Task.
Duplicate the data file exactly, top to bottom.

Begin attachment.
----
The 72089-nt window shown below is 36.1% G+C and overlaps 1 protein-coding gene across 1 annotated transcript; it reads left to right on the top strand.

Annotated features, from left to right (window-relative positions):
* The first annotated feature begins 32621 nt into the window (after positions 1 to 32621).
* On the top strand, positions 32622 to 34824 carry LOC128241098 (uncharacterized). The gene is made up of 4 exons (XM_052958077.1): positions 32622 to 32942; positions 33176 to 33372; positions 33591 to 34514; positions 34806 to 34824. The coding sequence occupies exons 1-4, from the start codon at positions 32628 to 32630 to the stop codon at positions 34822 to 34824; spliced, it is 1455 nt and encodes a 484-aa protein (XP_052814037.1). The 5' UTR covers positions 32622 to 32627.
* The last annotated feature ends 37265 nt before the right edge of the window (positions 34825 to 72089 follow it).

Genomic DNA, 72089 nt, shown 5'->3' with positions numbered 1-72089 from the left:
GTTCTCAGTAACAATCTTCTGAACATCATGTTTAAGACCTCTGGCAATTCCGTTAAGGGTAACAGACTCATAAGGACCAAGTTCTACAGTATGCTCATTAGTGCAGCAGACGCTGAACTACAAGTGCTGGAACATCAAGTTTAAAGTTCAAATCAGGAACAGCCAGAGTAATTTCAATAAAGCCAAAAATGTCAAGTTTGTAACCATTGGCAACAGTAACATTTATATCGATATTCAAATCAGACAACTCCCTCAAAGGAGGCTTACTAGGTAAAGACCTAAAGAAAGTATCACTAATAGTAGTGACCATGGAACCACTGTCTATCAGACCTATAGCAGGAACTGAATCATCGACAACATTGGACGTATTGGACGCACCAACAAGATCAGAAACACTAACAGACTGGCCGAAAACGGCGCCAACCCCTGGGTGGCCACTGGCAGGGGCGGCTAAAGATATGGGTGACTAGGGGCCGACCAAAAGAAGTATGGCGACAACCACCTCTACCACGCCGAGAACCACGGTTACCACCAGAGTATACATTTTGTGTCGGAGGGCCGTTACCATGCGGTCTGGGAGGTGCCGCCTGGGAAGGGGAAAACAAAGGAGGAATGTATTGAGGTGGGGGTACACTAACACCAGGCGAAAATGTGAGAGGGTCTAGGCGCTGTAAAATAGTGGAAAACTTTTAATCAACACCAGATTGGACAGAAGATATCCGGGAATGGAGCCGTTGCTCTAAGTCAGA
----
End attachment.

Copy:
The 72089-nt window shown below is 36.1% G+C and overlaps 1 protein-coding gene across 1 annotated transcript; it reads left to right on the top strand.

Annotated features, from left to right (window-relative positions):
* The first annotated feature begins 32621 nt into the window (after positions 1 to 32621).
* On the top strand, positions 32622 to 34824 carry LOC128241098 (uncharacterized). The gene is made up of 4 exons (XM_052958077.1): positions 32622 to 32942; positions 33176 to 33372; positions 33591 to 34514; positions 34806 to 34824. The coding sequence occupies exons 1-4, from the start codon at positions 32628 to 32630 to the stop codon at positions 34822 to 34824; spliced, it is 1455 nt and encodes a 484-aa protein (XP_052814037.1). The 5' UTR covers positions 32622 to 32627.
* The last annotated feature ends 37265 nt before the right edge of the window (positions 34825 to 72089 follow it).

Genomic DNA, 72089 nt, shown 5'->3' with positions numbered 1-72089 from the left:
GTTCTCAGTAACAATCTTCTGAACATCATGTTTAAGACCTCTGGCAATTCCGTTAAGGGTAACAGACTCATAAGGACCAAGTTCTACAGTATGCTCATTAGTGCAGCAGACGCTGAACTACAAGTGCTGGAACATCAAGTTTAAAGTTCAAATCAGGAACAGCCAGAGTAATTTCAATAAAGCCAAAAATGTCAAGTTTGTAACCATTGGCAACAGTAACATTTATATCGATATTCAAATCAGACAACTCCCTCAAAGGAGGCTTACTAGGTAAAGACCTAAAGAAAGTATCACTAATAGTAGTGACCATGGAACCACTGTCTATCAGACCTATAGCAGGAACTGAATCATCGACAACATTGGACGTATTGGACGCACCAACAAGATCAGAAACACTAACAGACTGGCCGAAAACGGCGCCAACCCCTGGGTGGCCACTGGCAGGGGCGGCTAAAGATATGGGTGACTAGGGGCCGACCAAAAGAAGTATGGCGACAACCACCTCTACCACGCCGAGAACCACGGTTACCACCAGAGTATACATTTTGTGTCGGAGGGCCGTTACCATGCGGTCTGGGAGGTGCCGCCTGGGAAGGGGAAAACAAAGGAGGAATGTATTGAGGTGGGGGTACACTAACACCAGGCGAAAATGTGAGAGGGTCTAGGCGCTGTAAAATAGTGGAAAACTTTTAATCAACACCAGATTGGACAGAAGATATCCGGGAATGGAGCCGTTGCTCTAAGTCAGA